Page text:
Are you concerned because you have a bunch of stains building up on your shower doors, shower heads, faucets, and other locations where you use water throughout your home? There is a chance that these stains could be caused by hard water.
These stains can be frustrating to deal with, but if you can properly identify them, you will be able to figure out how to get rid of them quickly. Where do hard water stains come from, and what do they look like?
Learn more below.
Hard Water Stains Form From Mineral Deposits and Mineral Buildup
First, it is important to understand what we mean when we are talking about hard water. If your water has high levels of excess minerals, including calcium and magnesium, your water could be too hard. You can test the hardness level of your water using a variety of test kits, but if your water is too hard, you can use a water softener to strip the excess minerals from your water supply and soften your water.
If your water is too hard, stains could form after the water evaporates. For example, you could have water that collects on the exterior of your faucets, shower heads, and shower doors after you turn off the water. Then, as the water evaporates, you might notice an unusual scale or stain left behind.
While the water might evaporate, magnesium and calcium will be left behind. This is where hard water stains come from, and they can be particularly challenging to remove.
Where Do Hard Water Stains Tend To Collect?
One of the most frustrating aspects of having hard water is that it can cause stains just about anywhere. If you use your plumbing system, hard water stains could be left behind.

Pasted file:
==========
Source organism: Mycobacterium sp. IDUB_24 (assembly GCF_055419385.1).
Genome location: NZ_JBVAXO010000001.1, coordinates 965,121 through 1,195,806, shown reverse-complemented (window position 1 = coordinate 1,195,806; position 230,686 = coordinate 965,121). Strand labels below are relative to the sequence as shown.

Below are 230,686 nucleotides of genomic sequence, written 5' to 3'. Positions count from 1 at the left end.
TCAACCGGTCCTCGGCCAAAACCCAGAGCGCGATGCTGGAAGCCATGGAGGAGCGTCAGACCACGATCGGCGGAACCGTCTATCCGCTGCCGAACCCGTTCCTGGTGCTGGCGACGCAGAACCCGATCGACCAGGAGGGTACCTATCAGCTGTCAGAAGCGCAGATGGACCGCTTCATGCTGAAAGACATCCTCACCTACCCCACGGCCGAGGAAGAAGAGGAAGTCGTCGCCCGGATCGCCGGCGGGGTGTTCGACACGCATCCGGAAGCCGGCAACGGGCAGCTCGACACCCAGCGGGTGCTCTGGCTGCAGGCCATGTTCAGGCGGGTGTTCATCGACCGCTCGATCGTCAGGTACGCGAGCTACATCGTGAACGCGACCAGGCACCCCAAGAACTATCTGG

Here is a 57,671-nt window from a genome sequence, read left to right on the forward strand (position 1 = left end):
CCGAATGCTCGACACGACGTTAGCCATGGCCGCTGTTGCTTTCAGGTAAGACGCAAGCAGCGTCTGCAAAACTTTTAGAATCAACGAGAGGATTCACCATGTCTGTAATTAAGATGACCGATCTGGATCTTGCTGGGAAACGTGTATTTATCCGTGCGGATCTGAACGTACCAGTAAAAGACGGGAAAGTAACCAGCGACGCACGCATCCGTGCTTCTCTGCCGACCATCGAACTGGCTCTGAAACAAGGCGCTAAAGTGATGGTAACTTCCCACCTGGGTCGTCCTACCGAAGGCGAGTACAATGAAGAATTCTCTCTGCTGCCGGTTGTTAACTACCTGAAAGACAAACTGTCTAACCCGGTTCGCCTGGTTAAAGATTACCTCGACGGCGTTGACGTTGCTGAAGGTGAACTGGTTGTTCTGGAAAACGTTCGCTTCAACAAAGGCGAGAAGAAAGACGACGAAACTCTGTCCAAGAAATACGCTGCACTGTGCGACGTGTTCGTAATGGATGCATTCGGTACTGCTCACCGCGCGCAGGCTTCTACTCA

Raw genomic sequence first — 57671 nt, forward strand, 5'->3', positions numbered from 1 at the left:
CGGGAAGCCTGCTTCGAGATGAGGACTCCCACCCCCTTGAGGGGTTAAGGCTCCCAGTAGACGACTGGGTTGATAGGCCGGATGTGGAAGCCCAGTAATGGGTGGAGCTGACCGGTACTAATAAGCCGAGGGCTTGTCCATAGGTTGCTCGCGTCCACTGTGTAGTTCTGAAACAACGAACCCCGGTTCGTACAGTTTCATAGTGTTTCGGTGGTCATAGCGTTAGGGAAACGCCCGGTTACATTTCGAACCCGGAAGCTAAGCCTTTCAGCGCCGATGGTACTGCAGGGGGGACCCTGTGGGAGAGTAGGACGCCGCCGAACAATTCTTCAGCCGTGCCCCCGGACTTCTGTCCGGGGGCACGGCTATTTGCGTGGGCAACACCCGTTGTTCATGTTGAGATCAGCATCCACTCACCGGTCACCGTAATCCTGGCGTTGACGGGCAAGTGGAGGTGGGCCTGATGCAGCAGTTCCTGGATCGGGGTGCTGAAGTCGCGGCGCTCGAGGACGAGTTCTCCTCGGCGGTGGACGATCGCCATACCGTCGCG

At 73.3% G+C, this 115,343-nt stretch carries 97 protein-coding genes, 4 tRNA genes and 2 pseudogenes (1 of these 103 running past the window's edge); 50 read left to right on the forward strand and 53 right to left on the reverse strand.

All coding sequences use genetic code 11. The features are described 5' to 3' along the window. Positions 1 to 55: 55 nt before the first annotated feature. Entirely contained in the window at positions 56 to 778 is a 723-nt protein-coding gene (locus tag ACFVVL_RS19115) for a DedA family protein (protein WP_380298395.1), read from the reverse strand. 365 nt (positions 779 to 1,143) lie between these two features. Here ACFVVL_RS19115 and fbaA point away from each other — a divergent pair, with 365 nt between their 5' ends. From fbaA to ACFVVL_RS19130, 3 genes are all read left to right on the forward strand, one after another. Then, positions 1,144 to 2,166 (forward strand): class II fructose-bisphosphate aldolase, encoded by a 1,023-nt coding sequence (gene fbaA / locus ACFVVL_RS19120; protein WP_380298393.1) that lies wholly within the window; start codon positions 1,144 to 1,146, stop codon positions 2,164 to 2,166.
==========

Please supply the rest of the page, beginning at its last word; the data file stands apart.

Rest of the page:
For example, your porcelain sink might have an unusual scale after the water dries. Or, you might notice some unusual stains forming in the toilet bowl as well. Of course, the excess minerals can also impact the water supply coming out of your shower heads and faucets. Then, as a result, you could have hard water stains on the exterior.
There is even a chance that hard water stains can impact your clean dishes and laundry. Because the problem of hard water can be so pervasive throughout your home, it is important to test the hardness level of your water from time to time and address it before it starts to cause too many problems.
Hard Water Stains Look Like White Scale Buildup
Even though hard water stands can come in many shapes and forms, the most common type of hard water stain with which people are familiar is a white scale. For example, you might notice some cloudy or foggy stains on your shower doors, bathtubs, and faucets. If you have ever seen calcium or magnesium in their solid states, you will know that they are white. This white color can be left behind after the water evaporates, causing the white scale to form.
Gradually, these excess minerals can cause your faucets and shower heads to lose their shine. You might even notice a rough texture on the exterior of your shower heads and faucets. If you do not address these stains quickly, they can get worse over time, expanding and collecting on the exterior of just about every plumbing fixture.
What Does Hard Water Do To Your Laundry?
Even though hard water does not necessarily stain your laundry, it can have a significant impact on its appearance. First, understand that hard water can prevent detergents from mixing effectively with the water entering your washing machine. Therefore, if you have stains on your laundry, these stains are unlikely to come out because your detergent will not be that effective.